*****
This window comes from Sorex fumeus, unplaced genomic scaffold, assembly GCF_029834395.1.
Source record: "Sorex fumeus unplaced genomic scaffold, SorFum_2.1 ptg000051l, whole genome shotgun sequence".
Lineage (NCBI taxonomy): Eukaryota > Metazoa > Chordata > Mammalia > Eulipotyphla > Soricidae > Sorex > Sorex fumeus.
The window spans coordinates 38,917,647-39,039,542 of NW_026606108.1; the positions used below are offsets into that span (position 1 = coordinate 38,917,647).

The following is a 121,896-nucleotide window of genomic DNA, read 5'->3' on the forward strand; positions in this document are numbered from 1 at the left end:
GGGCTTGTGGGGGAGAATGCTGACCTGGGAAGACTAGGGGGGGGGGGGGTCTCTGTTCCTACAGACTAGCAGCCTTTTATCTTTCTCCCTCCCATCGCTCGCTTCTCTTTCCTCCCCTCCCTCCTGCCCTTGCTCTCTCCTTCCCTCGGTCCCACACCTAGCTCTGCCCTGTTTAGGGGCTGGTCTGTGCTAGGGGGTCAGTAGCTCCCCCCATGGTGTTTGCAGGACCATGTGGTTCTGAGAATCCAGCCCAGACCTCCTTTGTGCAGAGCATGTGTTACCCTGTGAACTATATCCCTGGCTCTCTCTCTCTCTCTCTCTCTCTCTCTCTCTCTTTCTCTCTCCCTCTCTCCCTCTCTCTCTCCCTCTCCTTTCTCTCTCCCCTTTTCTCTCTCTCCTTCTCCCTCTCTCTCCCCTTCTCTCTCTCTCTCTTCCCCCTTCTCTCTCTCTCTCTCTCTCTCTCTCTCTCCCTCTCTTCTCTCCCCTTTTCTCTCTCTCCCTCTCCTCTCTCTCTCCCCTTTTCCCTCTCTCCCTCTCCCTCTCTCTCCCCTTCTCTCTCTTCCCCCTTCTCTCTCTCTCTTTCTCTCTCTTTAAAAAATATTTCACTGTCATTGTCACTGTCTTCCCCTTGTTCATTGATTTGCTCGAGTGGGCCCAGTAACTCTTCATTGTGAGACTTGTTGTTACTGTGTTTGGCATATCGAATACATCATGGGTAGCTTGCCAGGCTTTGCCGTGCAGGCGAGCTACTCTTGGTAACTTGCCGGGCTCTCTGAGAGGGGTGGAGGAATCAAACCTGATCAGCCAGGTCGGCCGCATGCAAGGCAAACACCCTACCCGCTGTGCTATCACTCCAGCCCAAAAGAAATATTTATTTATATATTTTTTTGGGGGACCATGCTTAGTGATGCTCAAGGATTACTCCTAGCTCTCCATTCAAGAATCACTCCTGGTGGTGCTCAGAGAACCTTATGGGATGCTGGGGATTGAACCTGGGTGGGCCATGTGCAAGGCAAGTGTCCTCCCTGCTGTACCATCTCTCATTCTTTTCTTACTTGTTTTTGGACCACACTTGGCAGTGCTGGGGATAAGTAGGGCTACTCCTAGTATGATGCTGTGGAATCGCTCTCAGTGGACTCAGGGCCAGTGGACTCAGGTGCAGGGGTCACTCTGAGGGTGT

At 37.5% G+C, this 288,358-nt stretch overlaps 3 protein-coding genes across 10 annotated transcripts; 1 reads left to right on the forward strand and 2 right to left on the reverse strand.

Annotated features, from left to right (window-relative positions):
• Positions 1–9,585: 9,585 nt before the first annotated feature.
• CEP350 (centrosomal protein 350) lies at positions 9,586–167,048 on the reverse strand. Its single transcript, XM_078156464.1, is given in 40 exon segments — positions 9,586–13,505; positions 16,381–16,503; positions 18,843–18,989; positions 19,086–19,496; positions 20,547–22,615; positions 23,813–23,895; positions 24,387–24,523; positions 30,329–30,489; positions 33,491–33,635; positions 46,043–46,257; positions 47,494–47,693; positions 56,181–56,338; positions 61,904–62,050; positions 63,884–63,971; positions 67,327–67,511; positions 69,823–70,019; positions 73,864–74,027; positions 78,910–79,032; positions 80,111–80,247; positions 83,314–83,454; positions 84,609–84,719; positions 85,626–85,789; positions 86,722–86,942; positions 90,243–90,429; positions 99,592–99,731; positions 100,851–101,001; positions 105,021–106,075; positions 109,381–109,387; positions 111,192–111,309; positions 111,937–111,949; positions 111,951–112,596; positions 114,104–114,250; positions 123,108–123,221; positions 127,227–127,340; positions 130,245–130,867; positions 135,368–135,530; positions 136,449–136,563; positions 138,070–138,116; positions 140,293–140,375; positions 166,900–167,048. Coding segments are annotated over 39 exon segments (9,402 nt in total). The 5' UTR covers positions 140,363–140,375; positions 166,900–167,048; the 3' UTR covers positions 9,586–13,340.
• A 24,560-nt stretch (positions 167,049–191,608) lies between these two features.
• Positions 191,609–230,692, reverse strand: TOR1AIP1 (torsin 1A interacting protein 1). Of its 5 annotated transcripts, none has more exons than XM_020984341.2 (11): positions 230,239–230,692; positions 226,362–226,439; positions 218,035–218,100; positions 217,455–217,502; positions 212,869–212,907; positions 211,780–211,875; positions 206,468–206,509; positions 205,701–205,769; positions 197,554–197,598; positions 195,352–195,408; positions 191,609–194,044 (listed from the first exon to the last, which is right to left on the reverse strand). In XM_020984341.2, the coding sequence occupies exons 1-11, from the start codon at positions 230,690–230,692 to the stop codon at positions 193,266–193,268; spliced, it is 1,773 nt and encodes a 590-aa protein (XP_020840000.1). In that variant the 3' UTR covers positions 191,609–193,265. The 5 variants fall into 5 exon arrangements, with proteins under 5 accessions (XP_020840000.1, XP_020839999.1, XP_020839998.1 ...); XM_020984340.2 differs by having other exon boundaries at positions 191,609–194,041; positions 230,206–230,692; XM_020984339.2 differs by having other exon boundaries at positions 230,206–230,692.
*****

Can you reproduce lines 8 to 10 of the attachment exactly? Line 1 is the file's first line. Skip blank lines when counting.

Annotated features, from left to right (window-relative positions):
• Positions 1–9,585: 9,585 nt before the first annotated feature.
• CEP350 (centrosomal protein 350) lies at positions 9,586–167,048 on the reverse strand. Its single transcript, XM_078156464.1, is given in 40 exon segments — positions 9,586–13,505; positions 16,381–16,503; positions 18,843–18,989; positions 19,086–19,496; positions 20,547–22,615; positions 23,813–23,895; positions 24,387–24,523; positions 30,329–30,489; positions 33,491–33,635; positions 46,043–46,257; positions 47,494–47,693; positions 56,181–56,338; positions 61,904–62,050; positions 63,884–63,971; positions 67,327–67,511; positions 69,823–70,019; positions 73,864–74,027; positions 78,910–79,032; positions 80,111–80,247; positions 83,314–83,454; positions 84,609–84,719; positions 85,626–85,789; positions 86,722–86,942; positions 90,243–90,429; positions 99,592–99,731; positions 100,851–101,001; positions 105,021–106,075; positions 109,381–109,387; positions 111,192–111,309; positions 111,937–111,949; positions 111,951–112,596; positions 114,104–114,250; positions 123,108–123,221; positions 127,227–127,340; positions 130,245–130,867; positions 135,368–135,530; positions 136,449–136,563; positions 138,070–138,116; positions 140,293–140,375; positions 166,900–167,048. Coding segments are annotated over 39 exon segments (9,402 nt in total). The 5' UTR covers positions 140,363–140,375; positions 166,900–167,048; the 3' UTR covers positions 9,586–13,340.